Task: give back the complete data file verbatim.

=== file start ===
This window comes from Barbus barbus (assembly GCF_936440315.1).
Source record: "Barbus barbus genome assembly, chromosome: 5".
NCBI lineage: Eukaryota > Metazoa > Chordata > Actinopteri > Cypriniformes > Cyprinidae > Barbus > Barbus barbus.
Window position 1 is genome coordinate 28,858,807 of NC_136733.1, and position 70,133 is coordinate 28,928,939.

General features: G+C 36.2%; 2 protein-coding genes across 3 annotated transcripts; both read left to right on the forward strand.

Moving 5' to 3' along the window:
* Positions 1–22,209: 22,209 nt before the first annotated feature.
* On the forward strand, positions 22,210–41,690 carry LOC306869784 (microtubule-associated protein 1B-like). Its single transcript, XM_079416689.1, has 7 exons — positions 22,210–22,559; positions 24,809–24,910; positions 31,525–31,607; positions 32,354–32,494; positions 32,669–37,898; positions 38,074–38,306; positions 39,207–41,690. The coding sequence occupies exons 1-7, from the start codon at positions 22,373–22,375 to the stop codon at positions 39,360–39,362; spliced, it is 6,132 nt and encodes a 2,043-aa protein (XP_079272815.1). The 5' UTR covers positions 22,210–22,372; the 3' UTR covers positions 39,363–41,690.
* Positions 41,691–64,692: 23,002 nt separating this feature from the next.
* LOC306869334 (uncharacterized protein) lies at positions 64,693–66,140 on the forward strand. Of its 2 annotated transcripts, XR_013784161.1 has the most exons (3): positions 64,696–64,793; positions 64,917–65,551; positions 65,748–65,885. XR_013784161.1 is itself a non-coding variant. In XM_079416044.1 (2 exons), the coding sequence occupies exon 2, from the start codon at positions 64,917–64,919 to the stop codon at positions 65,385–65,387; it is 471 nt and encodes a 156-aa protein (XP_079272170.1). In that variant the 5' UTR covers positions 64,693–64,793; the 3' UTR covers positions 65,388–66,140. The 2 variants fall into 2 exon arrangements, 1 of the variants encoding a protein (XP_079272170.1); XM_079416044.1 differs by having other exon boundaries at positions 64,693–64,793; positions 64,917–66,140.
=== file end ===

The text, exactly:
This window comes from Barbus barbus (assembly GCF_936440315.1).
Source record: "Barbus barbus genome assembly, chromosome: 5".
NCBI lineage: Eukaryota > Metazoa > Chordata > Actinopteri > Cypriniformes > Cyprinidae > Barbus > Barbus barbus.
Window position 1 is genome coordinate 28,858,807 of NC_136733.1, and position 70,133 is coordinate 28,928,939.

General features: G+C 36.2%; 2 protein-coding genes across 3 annotated transcripts; both read left to right on the forward strand.

Moving 5' to 3' along the window:
* Positions 1–22,209: 22,209 nt before the first annotated feature.
* On the forward strand, positions 22,210–41,690 carry LOC306869784 (microtubule-associated protein 1B-like). Its single transcript, XM_079416689.1, has 7 exons — positions 22,210–22,559; positions 24,809–24,910; positions 31,525–31,607; positions 32,354–32,494; positions 32,669–37,898; positions 38,074–38,306; positions 39,207–41,690. The coding sequence occupies exons 1-7, from the start codon at positions 22,373–22,375 to the stop codon at positions 39,360–39,362; spliced, it is 6,132 nt and encodes a 2,043-aa protein (XP_079272815.1). The 5' UTR covers positions 22,210–22,372; the 3' UTR covers positions 39,363–41,690.
* Positions 41,691–64,692: 23,002 nt separating this feature from the next.
* LOC306869334 (uncharacterized protein) lies at positions 64,693–66,140 on the forward strand. Of its 2 annotated transcripts, XR_013784161.1 has the most exons (3): positions 64,696–64,793; positions 64,917–65,551; positions 65,748–65,885. XR_013784161.1 is itself a non-coding variant. In XM_079416044.1 (2 exons), the coding sequence occupies exon 2, from the start codon at positions 64,917–64,919 to the stop codon at positions 65,385–65,387; it is 471 nt and encodes a 156-aa protein (XP_079272170.1). In that variant the 5' UTR covers positions 64,693–64,793; the 3' UTR covers positions 65,388–66,140. The 2 variants fall into 2 exon arrangements, 1 of the variants encoding a protein (XP_079272170.1); XM_079416044.1 differs by having other exon boundaries at positions 64,693–64,793; positions 64,917–66,140.